“That’s for Camille, you stupid son of a bitch.” She took his head in her hands and brought her knee to his face. “And that’s for me. I’ll leave the rest of it up to Brick. And you’ll wish you’d never been born.”
She sprang out of the boat, landing in frigid waist-deep water. The adrenaline, the fear, the rage, kept her moving toward land as the sky lightened all around her. She heard a splash behind her. Knew he was coming after her. He had nothing left to lose. But she had everything.
Her legs felt numb as she dragged herself toward shore. She couldn’t afford to slow down.
Finally, she dragged herself to shore and started a labored jog on numb feet.
“Fuck. Fuck. Fuck.” This wasn’t a nightmare where she couldn’t run. Couldn’t scream. This was real life. Light was turning the sky from black to the palest blue. It would be a beautiful sunrise, and damn it, she wanted to see it. She wanted to see a few thousand of them with Brick. Sunsets, too, and everything in between.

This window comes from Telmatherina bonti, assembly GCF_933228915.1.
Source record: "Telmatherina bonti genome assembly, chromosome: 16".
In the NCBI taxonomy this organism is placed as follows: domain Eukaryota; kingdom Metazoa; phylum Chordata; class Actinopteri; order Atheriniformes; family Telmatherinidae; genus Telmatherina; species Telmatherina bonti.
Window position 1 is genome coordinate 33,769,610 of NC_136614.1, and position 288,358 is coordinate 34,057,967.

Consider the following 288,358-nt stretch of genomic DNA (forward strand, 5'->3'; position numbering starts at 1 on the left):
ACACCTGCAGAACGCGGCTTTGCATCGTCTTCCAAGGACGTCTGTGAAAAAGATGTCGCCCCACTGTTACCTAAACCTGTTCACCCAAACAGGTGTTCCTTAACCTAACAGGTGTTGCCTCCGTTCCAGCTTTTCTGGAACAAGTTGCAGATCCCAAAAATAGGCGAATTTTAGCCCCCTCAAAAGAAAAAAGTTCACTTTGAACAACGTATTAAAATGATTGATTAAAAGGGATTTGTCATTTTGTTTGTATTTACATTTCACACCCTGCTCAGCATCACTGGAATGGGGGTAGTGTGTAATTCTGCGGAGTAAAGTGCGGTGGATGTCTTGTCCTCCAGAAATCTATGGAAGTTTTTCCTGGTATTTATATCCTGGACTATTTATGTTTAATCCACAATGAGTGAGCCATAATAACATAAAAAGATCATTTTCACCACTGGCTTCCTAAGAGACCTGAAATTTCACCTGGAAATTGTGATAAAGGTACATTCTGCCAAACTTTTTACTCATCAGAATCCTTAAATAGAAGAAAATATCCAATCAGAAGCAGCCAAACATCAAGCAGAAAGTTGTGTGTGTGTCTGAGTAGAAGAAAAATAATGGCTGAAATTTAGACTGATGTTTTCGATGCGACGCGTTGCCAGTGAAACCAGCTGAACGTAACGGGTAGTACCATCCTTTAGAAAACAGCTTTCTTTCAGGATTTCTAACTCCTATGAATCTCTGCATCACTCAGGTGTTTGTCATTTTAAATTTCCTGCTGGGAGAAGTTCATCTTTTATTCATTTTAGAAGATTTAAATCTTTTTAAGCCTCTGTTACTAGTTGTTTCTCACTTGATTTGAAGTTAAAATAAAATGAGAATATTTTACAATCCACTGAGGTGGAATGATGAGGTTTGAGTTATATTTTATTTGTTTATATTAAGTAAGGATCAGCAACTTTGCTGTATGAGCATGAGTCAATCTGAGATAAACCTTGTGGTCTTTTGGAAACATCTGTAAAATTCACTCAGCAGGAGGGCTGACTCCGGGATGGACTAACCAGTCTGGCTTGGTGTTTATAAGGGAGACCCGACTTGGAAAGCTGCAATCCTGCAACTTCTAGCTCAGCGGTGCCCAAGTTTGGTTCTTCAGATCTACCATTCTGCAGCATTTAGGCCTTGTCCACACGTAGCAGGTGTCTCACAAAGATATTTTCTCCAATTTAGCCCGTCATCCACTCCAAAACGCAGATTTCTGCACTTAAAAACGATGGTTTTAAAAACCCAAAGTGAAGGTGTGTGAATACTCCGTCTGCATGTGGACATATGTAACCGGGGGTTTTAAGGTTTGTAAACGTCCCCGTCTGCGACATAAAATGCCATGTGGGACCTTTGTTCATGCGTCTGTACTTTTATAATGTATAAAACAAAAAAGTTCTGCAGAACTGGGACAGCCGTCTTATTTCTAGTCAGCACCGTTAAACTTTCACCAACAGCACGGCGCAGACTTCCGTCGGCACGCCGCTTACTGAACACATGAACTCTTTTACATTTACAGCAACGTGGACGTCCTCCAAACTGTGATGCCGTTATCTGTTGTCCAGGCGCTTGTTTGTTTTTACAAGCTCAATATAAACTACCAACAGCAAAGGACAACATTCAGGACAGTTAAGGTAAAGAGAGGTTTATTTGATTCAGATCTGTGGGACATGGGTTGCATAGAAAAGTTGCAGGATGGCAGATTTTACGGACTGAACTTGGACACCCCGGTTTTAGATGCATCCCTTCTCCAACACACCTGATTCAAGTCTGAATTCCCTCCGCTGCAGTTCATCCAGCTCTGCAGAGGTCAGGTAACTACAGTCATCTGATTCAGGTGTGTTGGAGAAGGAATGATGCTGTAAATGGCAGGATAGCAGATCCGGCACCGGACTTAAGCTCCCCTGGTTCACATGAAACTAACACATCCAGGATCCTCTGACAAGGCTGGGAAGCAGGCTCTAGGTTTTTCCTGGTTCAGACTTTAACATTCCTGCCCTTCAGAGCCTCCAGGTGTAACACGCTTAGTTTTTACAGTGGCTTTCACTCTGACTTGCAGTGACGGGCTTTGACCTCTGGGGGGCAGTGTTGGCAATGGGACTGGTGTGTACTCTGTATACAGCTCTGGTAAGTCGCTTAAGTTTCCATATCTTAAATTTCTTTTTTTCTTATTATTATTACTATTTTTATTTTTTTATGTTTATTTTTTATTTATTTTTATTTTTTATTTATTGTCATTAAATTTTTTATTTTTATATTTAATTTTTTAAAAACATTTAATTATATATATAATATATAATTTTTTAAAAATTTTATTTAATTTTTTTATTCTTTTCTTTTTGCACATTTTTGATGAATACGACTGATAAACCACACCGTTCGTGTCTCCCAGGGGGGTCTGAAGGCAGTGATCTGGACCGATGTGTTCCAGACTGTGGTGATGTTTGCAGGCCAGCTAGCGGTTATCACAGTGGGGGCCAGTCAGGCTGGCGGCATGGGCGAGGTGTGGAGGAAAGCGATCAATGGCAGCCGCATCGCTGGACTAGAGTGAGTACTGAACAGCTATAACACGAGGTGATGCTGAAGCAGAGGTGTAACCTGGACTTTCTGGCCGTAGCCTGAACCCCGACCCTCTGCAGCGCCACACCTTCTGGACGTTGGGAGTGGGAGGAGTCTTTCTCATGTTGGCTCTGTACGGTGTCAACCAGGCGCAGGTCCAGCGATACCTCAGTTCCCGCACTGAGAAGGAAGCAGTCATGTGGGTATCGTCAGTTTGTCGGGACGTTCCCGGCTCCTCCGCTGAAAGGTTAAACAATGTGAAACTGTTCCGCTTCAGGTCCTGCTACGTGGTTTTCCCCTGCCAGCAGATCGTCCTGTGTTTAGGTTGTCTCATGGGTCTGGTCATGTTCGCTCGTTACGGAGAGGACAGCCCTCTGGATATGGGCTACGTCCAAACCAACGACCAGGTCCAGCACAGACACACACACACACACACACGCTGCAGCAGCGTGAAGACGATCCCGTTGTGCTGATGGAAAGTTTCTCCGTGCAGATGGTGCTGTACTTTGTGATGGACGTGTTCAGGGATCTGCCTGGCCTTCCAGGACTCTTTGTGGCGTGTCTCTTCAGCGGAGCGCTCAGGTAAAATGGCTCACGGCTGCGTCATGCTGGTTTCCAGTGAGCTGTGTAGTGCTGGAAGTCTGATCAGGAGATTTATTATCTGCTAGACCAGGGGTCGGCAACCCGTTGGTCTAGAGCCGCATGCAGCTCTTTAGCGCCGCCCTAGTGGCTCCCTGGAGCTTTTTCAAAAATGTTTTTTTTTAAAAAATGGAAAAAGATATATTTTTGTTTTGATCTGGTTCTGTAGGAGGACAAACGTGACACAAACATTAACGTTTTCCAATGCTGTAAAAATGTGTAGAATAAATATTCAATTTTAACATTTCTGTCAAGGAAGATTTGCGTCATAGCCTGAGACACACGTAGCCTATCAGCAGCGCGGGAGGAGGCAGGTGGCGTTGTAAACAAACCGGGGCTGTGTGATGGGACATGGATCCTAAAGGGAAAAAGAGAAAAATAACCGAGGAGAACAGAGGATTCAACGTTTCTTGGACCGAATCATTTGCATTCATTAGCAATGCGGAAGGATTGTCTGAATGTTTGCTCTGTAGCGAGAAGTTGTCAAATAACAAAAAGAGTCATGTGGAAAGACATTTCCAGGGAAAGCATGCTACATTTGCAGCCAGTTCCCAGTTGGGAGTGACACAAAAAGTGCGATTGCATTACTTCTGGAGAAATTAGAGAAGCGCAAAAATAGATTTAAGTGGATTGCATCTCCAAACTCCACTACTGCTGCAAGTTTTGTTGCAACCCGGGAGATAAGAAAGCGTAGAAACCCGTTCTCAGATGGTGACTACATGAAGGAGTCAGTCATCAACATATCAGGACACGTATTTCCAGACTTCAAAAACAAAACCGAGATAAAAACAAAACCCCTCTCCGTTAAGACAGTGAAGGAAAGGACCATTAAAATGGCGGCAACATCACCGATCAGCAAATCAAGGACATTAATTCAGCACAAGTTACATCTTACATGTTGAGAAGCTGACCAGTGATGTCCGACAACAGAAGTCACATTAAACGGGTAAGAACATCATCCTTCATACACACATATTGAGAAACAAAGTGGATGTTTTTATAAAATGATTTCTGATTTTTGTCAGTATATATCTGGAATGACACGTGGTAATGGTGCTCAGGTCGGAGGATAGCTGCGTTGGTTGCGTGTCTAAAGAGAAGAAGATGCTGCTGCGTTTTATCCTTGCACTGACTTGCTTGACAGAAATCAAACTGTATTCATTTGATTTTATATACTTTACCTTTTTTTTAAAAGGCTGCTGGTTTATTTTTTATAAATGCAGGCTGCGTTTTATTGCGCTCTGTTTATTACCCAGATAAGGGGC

She ran as fast as she could even as she heard him closing the gap between them. Even as his ragged growls got closer and closer. She ran even as his hand closed around her hair, yanking her backward.
“No!” Her scream wasn’t loud enough. Her lungs burned. Her heart ached. She couldn’t see the boat. Was Brick close enough to watch? She couldn’t let him see this.
With her last bit of strength, Remi yanked the palette knife out of her back pocket and jabbed it into his leg.
“You bitch!” he howled. “You fucking little bitch!”
He dragged her head back again, and this time, when the barrel of the gun pressed against her cheek, she knew it would be the last. She braced for it.